With over a billion unique hits a month, it’s fair to say that YouTube offers a potential audience it’s hard to ignore. But before you go rushing out to create your own internet video sensation, it’s also worth remembering that, according to YouTube itself, over 100 hours of video action is uploaded each and every minute.
That’s a lot of competition for attention, so how can you create a video that’ll really boost your business?
First, forget ideas of mass global virality. The chances are you’re not going to produce something that attracts the amount of clicks as, say, a bulldog on a skateboard. That’s OK. You don’t need everyone to see your video, just the people who matter, people who might be interested in your product or service.
You need to focus on your product’s strengths and find a way to focus a narrative around them. Narrative is important; if you don’t tell a story, your video will be unstructured and probably of little use to your audience. People need a framework for their journey. At the same time, don’t make a five minute sales pitch, develop a little story around your product, with the climax being how it helped solve a problem. And note the word ‘little’ – don’t make your video overlong. Four or five minutes max is plenty. If you’ve got so much content you can’t fit it into a five minute vid, perhaps you need to consider a different medium.
Similarly, if you’re struggling to make your idea ‘fit’ into the format of a video or a story, which could be a sign you should be seeking to spread your message another way.
And be sure to include at least one annotation – your call to action. Visit our website, buy our product, and so on. If you don’t include that, your video is pointless. Feel free to include more than one – but make sure there is, at least, one.
Here are some very handy tools for anyone involved in making YouTube videos. Now you’ve got your story – and you’ve done your filming – these should help you refine it.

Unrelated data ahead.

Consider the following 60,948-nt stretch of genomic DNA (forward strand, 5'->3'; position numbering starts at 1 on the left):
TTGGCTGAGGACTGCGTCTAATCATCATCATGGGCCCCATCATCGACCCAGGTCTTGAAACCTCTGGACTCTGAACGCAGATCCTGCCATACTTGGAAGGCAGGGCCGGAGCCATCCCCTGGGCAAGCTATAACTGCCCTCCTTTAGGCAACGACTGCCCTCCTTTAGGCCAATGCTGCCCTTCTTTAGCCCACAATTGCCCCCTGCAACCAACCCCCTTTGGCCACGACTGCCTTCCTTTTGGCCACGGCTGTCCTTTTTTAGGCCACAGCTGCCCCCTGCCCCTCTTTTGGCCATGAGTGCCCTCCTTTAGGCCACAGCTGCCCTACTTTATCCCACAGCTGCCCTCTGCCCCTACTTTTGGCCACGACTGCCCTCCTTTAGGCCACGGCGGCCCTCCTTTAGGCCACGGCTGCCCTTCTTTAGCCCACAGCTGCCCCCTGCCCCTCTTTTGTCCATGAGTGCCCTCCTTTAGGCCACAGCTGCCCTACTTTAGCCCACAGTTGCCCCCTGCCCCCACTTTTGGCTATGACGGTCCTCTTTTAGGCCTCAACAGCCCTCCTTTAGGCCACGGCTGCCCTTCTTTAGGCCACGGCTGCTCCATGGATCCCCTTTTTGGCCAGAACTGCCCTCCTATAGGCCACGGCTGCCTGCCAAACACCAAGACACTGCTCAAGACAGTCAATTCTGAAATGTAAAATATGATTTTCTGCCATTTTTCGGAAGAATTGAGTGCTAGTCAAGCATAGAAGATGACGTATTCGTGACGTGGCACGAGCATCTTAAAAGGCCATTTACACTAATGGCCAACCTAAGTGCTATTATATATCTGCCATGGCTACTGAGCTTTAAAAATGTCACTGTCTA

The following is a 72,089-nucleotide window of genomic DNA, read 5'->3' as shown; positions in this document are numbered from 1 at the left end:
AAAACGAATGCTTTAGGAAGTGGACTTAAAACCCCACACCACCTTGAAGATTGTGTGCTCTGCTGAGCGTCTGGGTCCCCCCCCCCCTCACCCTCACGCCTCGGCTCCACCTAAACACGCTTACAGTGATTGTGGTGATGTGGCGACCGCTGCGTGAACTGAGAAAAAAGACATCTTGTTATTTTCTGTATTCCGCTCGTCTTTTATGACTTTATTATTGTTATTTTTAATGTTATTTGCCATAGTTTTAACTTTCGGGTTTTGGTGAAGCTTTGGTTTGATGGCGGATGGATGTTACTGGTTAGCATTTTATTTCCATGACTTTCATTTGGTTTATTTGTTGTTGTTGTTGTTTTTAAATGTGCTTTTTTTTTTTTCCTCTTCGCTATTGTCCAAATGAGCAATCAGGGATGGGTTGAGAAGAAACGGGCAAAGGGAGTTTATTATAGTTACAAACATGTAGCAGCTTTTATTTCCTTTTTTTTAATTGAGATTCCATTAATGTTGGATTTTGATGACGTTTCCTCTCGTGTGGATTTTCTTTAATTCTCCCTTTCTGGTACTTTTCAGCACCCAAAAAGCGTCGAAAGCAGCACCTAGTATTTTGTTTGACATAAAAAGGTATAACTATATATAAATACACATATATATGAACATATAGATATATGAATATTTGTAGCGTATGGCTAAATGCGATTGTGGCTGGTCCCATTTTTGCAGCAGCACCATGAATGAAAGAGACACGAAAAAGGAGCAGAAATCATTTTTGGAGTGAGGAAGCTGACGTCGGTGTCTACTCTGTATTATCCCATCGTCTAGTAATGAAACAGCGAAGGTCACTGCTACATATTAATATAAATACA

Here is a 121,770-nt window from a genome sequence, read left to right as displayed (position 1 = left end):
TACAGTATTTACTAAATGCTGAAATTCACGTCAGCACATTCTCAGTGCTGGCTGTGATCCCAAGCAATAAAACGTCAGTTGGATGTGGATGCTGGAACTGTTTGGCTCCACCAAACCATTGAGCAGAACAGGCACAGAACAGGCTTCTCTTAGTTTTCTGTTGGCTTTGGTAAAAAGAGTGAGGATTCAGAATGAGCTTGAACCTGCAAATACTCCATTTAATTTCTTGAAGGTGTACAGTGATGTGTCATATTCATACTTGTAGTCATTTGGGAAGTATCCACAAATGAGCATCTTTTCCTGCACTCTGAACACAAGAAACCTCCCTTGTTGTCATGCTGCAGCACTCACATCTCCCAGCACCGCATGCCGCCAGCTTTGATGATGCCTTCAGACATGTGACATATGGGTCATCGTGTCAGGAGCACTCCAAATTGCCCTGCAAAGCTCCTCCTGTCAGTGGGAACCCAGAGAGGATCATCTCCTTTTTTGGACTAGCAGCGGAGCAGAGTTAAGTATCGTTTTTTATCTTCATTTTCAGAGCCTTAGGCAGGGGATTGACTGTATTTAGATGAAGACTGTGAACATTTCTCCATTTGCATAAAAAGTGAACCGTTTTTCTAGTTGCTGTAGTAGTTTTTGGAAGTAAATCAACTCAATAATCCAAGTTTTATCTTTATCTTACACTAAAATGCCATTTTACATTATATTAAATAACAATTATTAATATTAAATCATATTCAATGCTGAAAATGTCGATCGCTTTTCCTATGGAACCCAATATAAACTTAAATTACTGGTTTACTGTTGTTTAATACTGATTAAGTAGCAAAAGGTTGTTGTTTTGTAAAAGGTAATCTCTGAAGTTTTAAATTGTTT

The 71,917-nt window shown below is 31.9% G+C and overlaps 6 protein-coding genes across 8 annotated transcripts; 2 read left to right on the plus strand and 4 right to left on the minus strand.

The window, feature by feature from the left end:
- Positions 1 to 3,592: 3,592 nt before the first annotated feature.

Easy to use from right within YouTube, it offers simple editing tools and allows you to add annotations.
Animoto puts together a selection of your photos, video clips and music to create some lovely – if you’ve used it properly – video pieces showcasing what you do. And you can then upload the results straight to YouTube.
This tool examines all your raw footage and tells you which of it it thinks would make the best video, allowing you to add annotations and music. It’s not perfect, but a little practice can produce excellent results.
This one tells your story through cardboard cut outs and whiteboards, making complex ideas look very simple. You’ll have to pay, but this is definitely worth a look if you’re going to be making a lot of vids.
Now you’ve made your video…
You need to think about what goes on around it. As important as your video is, so is its title, description and tags. Include a keyword in your title to help you in the search rankings. Then make sure your video description features quite a few keywords (no stuffing though!), and be sure to insert your website or blog address too. Make sure you use tags relevantly as well, to highlight exactly what your video is all about. Your keywords should be your tags. Doing all this effectively can really help people find your video, both through Google and YouTube’s own search engine.
Your YouTube page is part of your branding and should be treated as such. YouTube offer plenty of customisation options, so take them. Ensure your page features your logo and your company colours, and that all copy is in your own house style to really make the most of strengthening the brand.
Now people know that your page is, well, your page, you need to set about making sure people stay there for your content. Feature your best videos in the right hand column – your playlist – offering up the content of yours that’s most relevant to your consumers.
Share and share again
And now you’ve done all that, you can sit back and relax, right? Nope, not yet. You haven’t told anyone your video exists, so who’s going to watch it? YouTube offers up plenty of sharing tools, so use them; tell all your Twitter, Facebook and LinkedIn (and wherever else) followers all about your super new vid. If you don’t, you’ll perhaps be a tad disappointed when you look at the viewing figures.
And speaking of those, YouTube also provides lots of analysis tools that tell you who’s been watching your videos, how they found them and where they’re from. Take advantage of these, it’ll help you figure out who your audience are and decide what sort of content is most likely to appeal to your audience in the future.
Finally, make it fun! Nobody wants a stuffy corporate explanation of what a product does, be creative, use humour and tell your story.